The Memento Mori Topic Trumps the Carpe Diem Tradition
On a sunny, almost cloudless day late in summer — not that late though — on the same day that I find my first fallen maple leaf of the season, I discover another casualty: a bumble bee, still perfectly intact, freshly dead, with a reflexive twitch still alive in his limbs, lying inert on the porch.
No more exploring of the fluorescent folds of blossoms. No more sipping of nectar and the incidental pollination. The bee is still in his work-clothes, a livery of black and gold, and is encrusted with the pollen from this morning's assignment. But his limbs, all three pairs, are folded formally over his thorax and abdomen.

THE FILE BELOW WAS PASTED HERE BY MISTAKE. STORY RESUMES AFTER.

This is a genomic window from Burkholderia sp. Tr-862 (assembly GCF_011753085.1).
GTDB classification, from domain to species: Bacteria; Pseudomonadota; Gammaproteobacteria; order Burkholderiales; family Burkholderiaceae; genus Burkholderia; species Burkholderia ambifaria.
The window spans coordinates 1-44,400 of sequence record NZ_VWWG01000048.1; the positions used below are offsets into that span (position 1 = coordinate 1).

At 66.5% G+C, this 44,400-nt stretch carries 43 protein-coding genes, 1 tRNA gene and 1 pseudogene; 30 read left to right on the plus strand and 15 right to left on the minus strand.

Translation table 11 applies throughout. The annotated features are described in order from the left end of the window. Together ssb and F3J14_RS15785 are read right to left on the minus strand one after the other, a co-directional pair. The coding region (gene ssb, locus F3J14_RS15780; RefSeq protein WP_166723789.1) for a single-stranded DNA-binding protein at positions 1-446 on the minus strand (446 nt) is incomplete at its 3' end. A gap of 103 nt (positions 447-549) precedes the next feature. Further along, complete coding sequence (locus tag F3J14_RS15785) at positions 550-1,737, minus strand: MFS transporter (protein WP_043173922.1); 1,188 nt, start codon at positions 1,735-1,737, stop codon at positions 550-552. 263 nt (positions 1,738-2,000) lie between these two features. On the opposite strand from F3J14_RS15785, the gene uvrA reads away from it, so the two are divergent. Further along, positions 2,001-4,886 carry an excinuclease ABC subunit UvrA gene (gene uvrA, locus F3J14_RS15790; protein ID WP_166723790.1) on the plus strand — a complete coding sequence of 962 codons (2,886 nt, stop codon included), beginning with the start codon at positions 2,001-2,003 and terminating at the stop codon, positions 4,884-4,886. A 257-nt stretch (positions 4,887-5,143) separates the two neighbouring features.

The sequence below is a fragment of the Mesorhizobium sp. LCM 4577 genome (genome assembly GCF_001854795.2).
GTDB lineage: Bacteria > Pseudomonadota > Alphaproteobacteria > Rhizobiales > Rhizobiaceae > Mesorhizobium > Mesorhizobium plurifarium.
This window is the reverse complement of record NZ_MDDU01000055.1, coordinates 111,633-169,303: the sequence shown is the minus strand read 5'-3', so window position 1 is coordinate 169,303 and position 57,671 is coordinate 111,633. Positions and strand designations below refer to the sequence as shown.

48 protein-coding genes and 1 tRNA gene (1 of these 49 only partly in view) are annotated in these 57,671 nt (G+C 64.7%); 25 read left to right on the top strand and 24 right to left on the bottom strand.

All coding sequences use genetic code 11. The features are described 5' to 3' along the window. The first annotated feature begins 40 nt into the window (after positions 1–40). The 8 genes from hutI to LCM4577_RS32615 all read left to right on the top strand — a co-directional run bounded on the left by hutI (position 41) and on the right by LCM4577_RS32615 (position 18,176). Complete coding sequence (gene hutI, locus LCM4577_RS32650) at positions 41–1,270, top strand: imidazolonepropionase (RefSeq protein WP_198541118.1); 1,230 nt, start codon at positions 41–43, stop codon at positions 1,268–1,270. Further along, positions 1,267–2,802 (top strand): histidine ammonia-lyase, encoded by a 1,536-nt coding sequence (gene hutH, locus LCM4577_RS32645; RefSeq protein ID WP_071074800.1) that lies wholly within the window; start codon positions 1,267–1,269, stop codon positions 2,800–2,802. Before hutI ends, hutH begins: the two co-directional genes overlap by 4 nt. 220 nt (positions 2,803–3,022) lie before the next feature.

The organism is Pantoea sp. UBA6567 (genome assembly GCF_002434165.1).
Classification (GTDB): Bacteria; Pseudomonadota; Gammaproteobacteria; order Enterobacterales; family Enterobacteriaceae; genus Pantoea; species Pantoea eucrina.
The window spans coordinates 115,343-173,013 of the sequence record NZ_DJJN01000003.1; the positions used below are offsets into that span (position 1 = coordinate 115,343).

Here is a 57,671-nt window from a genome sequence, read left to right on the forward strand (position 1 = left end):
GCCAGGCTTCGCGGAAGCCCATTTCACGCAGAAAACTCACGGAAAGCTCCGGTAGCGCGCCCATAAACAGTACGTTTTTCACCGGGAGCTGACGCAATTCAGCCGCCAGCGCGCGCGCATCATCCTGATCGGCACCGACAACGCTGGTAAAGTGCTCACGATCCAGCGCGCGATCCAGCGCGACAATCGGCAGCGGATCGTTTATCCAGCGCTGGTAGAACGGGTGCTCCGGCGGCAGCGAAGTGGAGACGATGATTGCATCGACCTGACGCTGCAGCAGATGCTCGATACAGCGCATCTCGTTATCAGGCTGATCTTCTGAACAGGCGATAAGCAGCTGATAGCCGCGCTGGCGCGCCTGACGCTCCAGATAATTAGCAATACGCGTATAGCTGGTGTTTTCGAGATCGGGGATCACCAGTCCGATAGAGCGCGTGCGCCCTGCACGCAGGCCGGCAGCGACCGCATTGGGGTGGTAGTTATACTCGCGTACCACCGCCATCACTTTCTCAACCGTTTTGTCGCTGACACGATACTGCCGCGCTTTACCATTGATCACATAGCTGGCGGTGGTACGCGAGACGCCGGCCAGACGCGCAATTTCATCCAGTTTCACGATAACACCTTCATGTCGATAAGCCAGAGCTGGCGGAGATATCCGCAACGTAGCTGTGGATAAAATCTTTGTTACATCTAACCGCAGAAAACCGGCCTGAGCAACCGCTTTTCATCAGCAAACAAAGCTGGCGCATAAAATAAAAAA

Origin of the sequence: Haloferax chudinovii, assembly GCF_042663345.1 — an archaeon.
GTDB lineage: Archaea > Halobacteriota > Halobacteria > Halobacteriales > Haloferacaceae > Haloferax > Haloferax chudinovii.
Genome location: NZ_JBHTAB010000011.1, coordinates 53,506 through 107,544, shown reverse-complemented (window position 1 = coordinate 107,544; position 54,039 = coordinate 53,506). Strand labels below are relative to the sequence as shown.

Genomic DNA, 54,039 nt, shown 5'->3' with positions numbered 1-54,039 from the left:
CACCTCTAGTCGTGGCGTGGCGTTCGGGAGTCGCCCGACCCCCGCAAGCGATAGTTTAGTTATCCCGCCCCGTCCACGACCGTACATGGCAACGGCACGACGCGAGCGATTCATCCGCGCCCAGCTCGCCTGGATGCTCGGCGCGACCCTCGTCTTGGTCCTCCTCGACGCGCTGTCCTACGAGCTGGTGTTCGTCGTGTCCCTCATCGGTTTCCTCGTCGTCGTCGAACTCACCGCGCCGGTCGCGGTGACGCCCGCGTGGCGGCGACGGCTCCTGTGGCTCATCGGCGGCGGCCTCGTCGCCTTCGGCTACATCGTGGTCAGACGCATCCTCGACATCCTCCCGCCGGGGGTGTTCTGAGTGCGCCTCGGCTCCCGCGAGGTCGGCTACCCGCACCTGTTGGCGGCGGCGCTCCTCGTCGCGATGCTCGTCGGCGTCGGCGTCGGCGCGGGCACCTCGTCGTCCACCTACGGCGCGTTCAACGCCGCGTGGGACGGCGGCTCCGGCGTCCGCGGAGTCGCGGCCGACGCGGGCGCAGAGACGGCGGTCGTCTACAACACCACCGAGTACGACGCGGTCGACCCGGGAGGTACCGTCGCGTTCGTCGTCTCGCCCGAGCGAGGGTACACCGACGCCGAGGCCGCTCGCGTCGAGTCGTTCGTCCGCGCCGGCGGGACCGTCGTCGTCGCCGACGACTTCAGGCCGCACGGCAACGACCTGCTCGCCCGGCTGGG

Is it possible to memorialize a bee without descending into bathos? I hold the corpse, not yet dry or brittle, in my palm. Perhaps a prayer would be appropriate: God, if you exist —
but I reject this. Better to lose the wager than to hedge. The body is flung reverently into the soil at the base of the shrub where, beyond death — without any mystical speculation I can say — his atoms will undergo a transformation.
(August 25, 2005)